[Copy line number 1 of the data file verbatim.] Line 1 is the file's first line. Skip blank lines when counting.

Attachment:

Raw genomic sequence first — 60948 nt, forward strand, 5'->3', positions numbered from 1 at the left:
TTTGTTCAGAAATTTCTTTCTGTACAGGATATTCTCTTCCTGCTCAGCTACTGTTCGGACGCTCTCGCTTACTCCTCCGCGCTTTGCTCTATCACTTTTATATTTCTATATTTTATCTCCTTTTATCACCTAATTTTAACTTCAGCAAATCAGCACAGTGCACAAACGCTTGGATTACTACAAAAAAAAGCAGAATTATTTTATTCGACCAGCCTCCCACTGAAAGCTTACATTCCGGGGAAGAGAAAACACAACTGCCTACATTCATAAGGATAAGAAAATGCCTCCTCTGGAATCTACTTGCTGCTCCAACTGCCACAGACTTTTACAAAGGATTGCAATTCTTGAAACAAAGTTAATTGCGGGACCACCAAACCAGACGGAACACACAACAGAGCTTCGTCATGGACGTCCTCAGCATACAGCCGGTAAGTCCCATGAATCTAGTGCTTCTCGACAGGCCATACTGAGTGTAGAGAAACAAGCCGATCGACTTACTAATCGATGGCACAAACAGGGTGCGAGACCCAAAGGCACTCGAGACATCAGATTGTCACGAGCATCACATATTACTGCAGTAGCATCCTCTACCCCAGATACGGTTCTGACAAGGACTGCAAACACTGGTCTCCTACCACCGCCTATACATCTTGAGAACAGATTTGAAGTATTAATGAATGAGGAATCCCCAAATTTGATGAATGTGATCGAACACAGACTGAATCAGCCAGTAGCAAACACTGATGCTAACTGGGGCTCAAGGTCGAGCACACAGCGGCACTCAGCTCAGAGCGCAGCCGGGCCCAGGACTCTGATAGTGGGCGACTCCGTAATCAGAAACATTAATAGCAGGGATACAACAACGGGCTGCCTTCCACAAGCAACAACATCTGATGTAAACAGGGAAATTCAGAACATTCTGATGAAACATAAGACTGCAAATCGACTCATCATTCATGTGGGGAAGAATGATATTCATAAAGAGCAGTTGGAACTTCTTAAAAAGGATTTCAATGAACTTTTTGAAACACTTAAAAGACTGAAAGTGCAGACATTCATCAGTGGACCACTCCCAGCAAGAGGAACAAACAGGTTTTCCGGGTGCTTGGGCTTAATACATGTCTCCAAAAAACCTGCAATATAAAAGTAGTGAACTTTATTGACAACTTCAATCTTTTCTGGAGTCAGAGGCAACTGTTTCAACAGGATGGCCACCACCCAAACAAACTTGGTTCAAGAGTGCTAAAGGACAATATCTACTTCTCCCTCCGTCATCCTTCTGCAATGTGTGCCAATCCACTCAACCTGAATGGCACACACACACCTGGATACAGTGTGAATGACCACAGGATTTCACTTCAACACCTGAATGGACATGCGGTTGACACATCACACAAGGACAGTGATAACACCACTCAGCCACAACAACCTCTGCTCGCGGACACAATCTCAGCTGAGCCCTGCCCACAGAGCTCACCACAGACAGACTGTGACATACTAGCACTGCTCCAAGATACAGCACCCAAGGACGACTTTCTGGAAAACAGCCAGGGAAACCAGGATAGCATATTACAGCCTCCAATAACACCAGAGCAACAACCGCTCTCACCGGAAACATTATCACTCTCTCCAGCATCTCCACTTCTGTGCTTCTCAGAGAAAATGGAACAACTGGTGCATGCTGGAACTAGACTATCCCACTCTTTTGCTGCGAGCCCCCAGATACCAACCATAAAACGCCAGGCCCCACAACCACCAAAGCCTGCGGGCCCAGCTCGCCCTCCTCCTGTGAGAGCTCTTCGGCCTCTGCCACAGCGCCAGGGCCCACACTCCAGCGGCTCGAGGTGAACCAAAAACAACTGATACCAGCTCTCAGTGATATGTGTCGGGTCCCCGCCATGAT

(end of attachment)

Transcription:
Raw genomic sequence first — 60948 nt, forward strand, 5'->3', positions numbered from 1 at the left: